, Courtesy of Taylorsville
TAYLORSVILLE — The Unified Police Department's newest precinct has a new chief.
Tracy Wyant, most recently a lieutenant and division commander of patrol operations for the Taylorsville Police Department, was recommended by Mayor Russ Wall and unanimously approved Wednesday by the City Council as chief of UPD's Taylorsville precinct.
"I am excited about the opportunity to move the new Taylorsville UPD precinct in a proactive direction," Wyant said.
Wyant has spent most of his 15-year law enforcement career in Taylorsville, first as a member of the Salt Lake County Sheriff's Office and then with the city police department when it was formed in April 2005. His duties have included managing personnel in patrol, investigations, specialty and administrative assignments.
Now, as Taylorsville transitions from a city department to a member of UPD's consolidated force, city leaders say Wyant is the right man to lead the charge.
"He was born and raised in Taylorsville and he's worked in nearly every aspect of law enforcement in our city — from drugs to traffic to supervisor to supervising supervisors," Wall said. "I believe he's uniquely qualified for this position in this transition."
Taylorsville officially joined UPD on July 1, with city leaders and law enforcement officials citing an opportunity to save money while providing same-level or better police service to residents.
Wyant said the transition has gone smoothly, in part because UPD went through a similar process last year with Midvale.
"Anytime people experience a change, it creates some uncertainty and some level of anxiety and stress for them," the new chief said. "Moving forward has certainly created some of that for the officers and personnel from the police department. However, I have to say, the benefits have outweighed the negatives and will continue to do so."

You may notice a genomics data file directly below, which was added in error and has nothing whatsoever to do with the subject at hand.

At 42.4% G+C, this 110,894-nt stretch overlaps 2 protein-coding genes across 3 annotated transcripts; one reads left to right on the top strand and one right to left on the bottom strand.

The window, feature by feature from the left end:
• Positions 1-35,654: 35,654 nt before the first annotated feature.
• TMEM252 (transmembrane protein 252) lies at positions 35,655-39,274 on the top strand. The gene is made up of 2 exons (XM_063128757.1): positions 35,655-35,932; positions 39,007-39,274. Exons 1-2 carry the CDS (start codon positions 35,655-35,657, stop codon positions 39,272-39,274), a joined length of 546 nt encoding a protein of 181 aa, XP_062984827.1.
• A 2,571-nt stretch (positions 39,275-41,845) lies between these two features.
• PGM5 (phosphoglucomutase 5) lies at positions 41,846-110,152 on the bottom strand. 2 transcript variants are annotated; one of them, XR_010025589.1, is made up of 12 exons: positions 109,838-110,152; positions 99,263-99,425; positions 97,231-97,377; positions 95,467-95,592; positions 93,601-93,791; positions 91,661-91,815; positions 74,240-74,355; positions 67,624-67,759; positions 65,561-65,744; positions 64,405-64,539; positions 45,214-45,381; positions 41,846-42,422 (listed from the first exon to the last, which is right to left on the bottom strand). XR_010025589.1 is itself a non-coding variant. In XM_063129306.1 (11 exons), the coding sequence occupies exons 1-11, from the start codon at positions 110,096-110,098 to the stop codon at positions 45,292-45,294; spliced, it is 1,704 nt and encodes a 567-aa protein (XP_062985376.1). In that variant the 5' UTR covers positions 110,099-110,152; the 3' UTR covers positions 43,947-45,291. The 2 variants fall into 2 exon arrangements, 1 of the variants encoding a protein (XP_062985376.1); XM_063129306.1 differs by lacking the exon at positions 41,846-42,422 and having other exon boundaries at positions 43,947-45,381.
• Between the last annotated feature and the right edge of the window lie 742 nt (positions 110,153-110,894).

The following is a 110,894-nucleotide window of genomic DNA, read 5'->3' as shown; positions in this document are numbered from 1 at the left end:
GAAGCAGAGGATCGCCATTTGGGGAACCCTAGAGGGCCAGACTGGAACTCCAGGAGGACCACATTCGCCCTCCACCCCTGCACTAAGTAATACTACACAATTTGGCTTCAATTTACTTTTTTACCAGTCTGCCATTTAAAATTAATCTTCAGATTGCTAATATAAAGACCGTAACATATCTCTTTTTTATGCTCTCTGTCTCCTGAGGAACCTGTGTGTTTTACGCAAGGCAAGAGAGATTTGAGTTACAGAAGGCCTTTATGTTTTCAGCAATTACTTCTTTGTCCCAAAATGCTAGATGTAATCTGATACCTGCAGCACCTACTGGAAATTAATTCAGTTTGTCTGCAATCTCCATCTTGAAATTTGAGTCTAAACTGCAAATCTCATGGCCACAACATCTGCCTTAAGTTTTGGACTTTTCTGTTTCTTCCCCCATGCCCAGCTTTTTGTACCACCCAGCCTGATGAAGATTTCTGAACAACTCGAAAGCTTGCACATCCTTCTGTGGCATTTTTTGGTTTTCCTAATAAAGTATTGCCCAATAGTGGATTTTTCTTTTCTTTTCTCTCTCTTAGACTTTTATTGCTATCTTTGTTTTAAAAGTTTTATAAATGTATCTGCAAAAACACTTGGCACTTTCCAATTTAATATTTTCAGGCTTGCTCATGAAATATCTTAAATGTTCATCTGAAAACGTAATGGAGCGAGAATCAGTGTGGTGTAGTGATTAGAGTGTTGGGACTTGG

City officials said Wyant emerged as the top choice among a field of five candidates who applied for the post — a position for which only officers with the rank of lieutenant or higher and five-plus years management experience can apply.
Wyant's police experience in Taylorsville and his involvement in the community set him apart from the other candidates, Wall said.
"He knows the city. He knows the elected officials. He knows the businesses," the mayor said. "He's a guy who loves the city of Taylorsville."
Neither Taylorsville Police Chief Del Craig nor assistant chief Wayne Dial applied for the position, city and UPD officials said.
Craig, who was hired as chief in August 2006, had been a supporter of the city police department joining UPD, even though it meant he would have to reapply for his job.
In May, Craig told the Deseret News that "ideally" he wanted to remain in Taylorsville as the precinct chief. City officials said he has taken another position within UPD.
Craig was honored for his service and presented with a plaque from Wall during Wednesday's meeting.
"We appreciate his service to the city," Wall said of Craig when presenting the award. "He's done a great job for our city. I'm very proud to call him my friend, and I thank him for his service."
Craig then took a moment to thank city leaders, residents and law enforcement colleagues for the opportunity to serve as chief.
"Many of our officers gave a lot of effort, time and energy, sometimes compensated and sometimes not compensated, to get this police department off the ground and running," he said. "They've done a fine job."
Unified Police Lt. Justin Hoyal said Craig joins UPD as an emeritus captain with his current salary. Dial moves to UPD as a lieutenant, Hoyal said.
Qualified candidates for precinct chief interviewed with a three-person committee made up of City Administrator John Inch Morgan, a chief deputy of law enforcement with UPD and a Taylorsville resident. From that pool of five candidates, two advanced to interview with the mayor.
As precinct chief, Wyant will manage more than 50 law enforcement officers and sergeants in the response, coordination and investigation of complex crimes in Taylorsville, according to a city news release.
Wyant received an honors Bachelor of Arts degree in criminal justice administration and psychology from Columbia College in Salt Lake City. He enjoys coaching basketball, hunting and fishing in his spare time.
Also Wednesday, the two K-9 dogs from the Taylorsville Police Department retired as part of the city's partnership with UPD.
The two Belgian Malinois dogs, Joe and Hutch, served for four and three years in Taylorsville, respectively. The dogs were declared as surplus by the City Council and allowed to become pets for their handlers, officers Jeff Sanderson and Jake Elsasser.
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